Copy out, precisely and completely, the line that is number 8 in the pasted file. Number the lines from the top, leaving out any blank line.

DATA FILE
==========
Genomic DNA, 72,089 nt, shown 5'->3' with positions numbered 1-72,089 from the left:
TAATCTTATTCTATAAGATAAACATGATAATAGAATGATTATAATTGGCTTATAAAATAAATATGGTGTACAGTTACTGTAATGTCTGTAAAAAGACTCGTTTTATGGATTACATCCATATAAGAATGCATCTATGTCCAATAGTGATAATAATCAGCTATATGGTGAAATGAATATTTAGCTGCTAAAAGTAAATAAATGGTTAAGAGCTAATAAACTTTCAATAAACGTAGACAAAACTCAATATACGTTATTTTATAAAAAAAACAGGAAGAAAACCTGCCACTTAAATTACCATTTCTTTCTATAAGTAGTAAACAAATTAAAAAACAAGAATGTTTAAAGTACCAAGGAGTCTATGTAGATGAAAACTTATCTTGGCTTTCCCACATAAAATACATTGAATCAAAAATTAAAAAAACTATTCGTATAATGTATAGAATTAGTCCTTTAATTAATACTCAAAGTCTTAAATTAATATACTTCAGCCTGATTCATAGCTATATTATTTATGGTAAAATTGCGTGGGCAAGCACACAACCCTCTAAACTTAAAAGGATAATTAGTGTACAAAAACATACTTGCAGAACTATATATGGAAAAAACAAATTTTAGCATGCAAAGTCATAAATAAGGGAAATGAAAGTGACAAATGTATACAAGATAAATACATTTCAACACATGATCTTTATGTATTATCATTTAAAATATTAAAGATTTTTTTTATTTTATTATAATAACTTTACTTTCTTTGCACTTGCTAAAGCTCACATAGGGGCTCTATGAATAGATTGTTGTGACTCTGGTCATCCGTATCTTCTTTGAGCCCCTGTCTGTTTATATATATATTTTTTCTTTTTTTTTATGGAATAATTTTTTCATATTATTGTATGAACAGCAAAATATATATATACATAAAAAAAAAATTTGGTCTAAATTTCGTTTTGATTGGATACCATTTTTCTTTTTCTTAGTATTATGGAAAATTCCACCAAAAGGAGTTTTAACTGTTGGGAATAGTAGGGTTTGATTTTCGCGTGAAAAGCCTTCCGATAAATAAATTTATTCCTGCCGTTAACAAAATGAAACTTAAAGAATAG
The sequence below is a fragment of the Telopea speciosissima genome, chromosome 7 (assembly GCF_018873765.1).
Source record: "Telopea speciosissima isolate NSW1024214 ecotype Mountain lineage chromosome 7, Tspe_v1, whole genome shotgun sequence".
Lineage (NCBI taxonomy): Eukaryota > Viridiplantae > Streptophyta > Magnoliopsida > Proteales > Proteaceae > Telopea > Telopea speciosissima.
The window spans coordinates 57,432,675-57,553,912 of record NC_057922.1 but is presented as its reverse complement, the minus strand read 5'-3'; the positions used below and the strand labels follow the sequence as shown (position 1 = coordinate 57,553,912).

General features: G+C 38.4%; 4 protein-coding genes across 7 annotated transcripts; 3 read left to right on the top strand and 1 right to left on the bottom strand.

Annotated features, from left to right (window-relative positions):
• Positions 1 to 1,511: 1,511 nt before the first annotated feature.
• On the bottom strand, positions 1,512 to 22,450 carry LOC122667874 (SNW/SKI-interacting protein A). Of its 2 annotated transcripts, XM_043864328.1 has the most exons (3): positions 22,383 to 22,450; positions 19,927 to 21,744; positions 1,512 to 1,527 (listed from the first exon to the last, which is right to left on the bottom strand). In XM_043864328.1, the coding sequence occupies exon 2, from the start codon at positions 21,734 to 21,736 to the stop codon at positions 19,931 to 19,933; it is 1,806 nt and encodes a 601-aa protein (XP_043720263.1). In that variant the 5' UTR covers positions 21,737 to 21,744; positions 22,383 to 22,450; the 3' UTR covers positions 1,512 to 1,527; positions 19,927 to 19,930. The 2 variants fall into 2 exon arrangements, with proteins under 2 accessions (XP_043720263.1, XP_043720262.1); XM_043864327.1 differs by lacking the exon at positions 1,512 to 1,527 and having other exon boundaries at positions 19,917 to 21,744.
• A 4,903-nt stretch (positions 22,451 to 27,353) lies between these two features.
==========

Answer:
Annotated features, from left to right (window-relative positions):